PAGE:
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Rowe v. Mazel Thirty

October 29, 2010


On appeal from the Superior Court of New Jersey, Law Division, Essex County, Docket No. L-9353-07.

Per curiam.


Argued August 31, 2010

Before Judges Payne and Messano.

Plaintiffs Willie C. Rowe and Karen Rowe*fn1 appeal from an order granting defendants Mazel Thirty, LLC, and 40-50 Lenox Realty Associates, LLC, summary judgment. In a single point heading plaintiff claims the motion judge erred by concluding "that defendants owed no duty to . . . plaintiff," because that a determination "necessarily required that [the judge] make factual determinations [that] should have been left for the jury." We have considered this argument in light of the motion record and applicable legal standards. We affirm.

When reviewing a grant of "summary judgment, we [employ] the same standard[s] . . . [used] by the motion judge." Atl. Mut. Ins. Co. v. Hillside Bottling Co., 387 N.J. Super. 224, 230 (App. Div.) (citation omitted), certif. denied, 189 N.J. 104 (2006). We first determine whether the moving party has demonstrated there were no genuine disputes as to material facts. Ibid.

[A] determination whether there exists a "genuine issue" of material fact that precludes summary judgment requires the motion judge to consider whether the competent evidential materials presented, when viewed in the light most favorable to the non-moving party, are sufficient to permit a rational factfinder to resolve the alleged disputed issue in favor of the non- moving party. The judge's function is not himself [or herself] to weigh the evidence and determine the truth of the matter but to determine whether there is a genuine issue for trial. [Brill v. Guardian Life Ins. Co. of Am., 142 N.J. 520, 540 (1995) (alteration in original) (quotations omitted).]

Only "[i]f there exists a single, unavoidable resolution of the alleged disputed issue of fact" is "that issue . . . insufficient to constitute a 'genuine' issue of material fact for purposes of Rule 4:46-2." Ibid. (citation omitted).

We then consider whether the motion judge's application of the law was correct. Atl. Mut. Ins., supra, 387 N.J. Super. at 231. In this regard, we owe no deference to the judge's conclusions. Ibid. (citing Manalapan Realty, L.P. v. Twp. Comm. of Manalapan, 140 N.J. 366, 378 (1995)).

The relevant deposition testimony in the motion record revealed that on December 23, 2005, plaintiff, an East Orange police officer, injured himself when the masonry and brick steps that led into the basement of defendants' Lenox Avenue building crumbled and gave way. As part of the city's "safe block" initiative, plaintiff's job was to "control peoples' entrance on the street, check the . . . vacant apartment buildings and the houses on the streets, . . . and write up any violations." He was the only police officer assigned to Lenox Avenue that day.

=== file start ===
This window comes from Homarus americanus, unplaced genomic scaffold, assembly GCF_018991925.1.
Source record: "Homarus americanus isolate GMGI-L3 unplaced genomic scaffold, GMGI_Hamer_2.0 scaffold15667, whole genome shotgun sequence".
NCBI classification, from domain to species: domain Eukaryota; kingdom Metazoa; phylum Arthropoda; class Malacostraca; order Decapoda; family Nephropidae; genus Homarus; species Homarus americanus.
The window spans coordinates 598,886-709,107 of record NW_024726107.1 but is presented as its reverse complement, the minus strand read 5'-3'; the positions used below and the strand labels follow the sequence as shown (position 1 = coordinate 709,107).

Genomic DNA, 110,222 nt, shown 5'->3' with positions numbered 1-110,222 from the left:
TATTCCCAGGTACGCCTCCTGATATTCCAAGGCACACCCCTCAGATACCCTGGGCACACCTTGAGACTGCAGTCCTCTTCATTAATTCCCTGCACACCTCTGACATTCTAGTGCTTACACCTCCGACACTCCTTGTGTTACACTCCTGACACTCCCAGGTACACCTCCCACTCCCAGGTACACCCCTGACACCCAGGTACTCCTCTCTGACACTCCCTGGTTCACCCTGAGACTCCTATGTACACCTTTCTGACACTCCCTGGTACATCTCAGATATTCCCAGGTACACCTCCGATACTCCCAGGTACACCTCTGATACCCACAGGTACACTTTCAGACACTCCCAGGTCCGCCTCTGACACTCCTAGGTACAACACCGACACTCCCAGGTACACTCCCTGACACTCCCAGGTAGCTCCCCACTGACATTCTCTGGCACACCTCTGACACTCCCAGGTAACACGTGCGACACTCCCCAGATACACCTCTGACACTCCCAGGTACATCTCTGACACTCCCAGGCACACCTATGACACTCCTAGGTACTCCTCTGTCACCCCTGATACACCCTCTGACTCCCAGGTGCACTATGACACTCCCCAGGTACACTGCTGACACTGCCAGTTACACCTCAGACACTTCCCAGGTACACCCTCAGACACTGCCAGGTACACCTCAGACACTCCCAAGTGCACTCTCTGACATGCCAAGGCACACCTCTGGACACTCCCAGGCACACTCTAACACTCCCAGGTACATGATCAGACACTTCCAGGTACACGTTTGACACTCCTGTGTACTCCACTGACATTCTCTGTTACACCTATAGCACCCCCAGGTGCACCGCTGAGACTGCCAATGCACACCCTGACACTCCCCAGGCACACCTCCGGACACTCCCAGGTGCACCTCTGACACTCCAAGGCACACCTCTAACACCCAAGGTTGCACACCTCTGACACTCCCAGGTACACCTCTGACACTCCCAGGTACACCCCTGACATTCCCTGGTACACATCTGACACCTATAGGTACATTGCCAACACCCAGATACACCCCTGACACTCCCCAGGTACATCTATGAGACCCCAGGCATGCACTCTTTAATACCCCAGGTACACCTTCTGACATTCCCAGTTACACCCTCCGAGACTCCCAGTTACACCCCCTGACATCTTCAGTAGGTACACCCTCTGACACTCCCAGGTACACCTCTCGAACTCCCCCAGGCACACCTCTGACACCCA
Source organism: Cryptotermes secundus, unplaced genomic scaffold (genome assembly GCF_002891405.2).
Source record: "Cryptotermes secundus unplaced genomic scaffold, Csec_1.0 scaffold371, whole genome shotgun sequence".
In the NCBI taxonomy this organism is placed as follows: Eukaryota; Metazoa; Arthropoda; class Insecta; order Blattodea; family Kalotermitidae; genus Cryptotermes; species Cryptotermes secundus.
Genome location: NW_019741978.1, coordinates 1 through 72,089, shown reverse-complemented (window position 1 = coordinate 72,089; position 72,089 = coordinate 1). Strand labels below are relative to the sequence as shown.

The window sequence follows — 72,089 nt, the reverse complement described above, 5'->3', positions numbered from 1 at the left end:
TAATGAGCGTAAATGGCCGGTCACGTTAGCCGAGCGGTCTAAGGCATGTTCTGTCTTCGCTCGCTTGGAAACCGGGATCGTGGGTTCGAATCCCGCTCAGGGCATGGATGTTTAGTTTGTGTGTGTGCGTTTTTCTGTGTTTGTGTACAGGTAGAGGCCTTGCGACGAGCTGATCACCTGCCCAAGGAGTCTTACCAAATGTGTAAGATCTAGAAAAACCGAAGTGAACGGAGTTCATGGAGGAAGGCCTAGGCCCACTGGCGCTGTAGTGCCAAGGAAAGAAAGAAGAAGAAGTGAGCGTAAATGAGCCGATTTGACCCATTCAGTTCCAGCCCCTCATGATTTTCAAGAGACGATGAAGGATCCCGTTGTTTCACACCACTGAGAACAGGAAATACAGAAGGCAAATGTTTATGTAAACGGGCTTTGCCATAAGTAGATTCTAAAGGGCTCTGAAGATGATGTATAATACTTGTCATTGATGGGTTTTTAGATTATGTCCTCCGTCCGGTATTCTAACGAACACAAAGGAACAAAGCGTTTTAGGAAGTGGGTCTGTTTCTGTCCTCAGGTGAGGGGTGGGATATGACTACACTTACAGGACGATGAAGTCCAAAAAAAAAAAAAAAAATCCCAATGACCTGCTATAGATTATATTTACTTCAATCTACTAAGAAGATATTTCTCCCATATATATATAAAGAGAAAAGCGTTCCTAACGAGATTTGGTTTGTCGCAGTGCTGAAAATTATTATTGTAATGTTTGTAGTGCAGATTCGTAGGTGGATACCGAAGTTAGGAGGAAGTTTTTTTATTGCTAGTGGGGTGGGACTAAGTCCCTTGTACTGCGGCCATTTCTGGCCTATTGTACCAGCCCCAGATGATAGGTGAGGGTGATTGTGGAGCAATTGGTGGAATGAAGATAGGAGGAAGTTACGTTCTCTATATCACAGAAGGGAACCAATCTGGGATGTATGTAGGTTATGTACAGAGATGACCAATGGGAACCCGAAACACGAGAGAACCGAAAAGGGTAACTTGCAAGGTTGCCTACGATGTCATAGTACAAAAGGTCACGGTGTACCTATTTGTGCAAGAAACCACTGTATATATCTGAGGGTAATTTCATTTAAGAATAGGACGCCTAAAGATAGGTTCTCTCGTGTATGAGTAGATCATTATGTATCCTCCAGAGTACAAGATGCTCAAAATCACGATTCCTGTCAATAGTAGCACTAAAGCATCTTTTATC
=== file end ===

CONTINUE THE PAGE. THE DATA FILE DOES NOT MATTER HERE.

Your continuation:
Plaintiff had been to the premises once before for similar reasons, though he could not recall exactly when. On the prior occasion, he "wrote [the property] up for some broken windows." The building was vacant at that time and construction was ongoing.

On the day in question, plaintiff did not see any construction workers at the building. It was approximately 4:30 or 5:00 p.m., and plaintiff was able to observe the stairs, which appeared to be in the same condition as when he had visited the premises on the prior occasion. Plaintiff "looked to see if anyone was [on the stairs], then [he] went to check and ma[k]e sure the [outside] door was secure to the basement." He held onto the rail because "the steps were kind of narrow," and, as he proceeded down toward the door, "the cement cracked." Plaintiff's foot became stuck as his body was propelled forward. He never struck the ground, but his leg became "numb" and he experienced pain. He limped back up the stairs to his police vehicle.

Photos of the stairwell revealed its condition to be dilapidated. Although the steps were constructed of brick, apparently a cement wash was placed atop the treads. Plaintiff slipped when a piece of the cement overlay became dislodged and gave way.

Abraham Bender, defendants' representative, testified that the building was vacant and being rehabilitated pursuant to work permits issued by the city some nine months earlier. The building was secure, the windows boarded up with plywood, signs were posted prohibiting access, and guard dogs were present in the building from the late afternoon until the early ...

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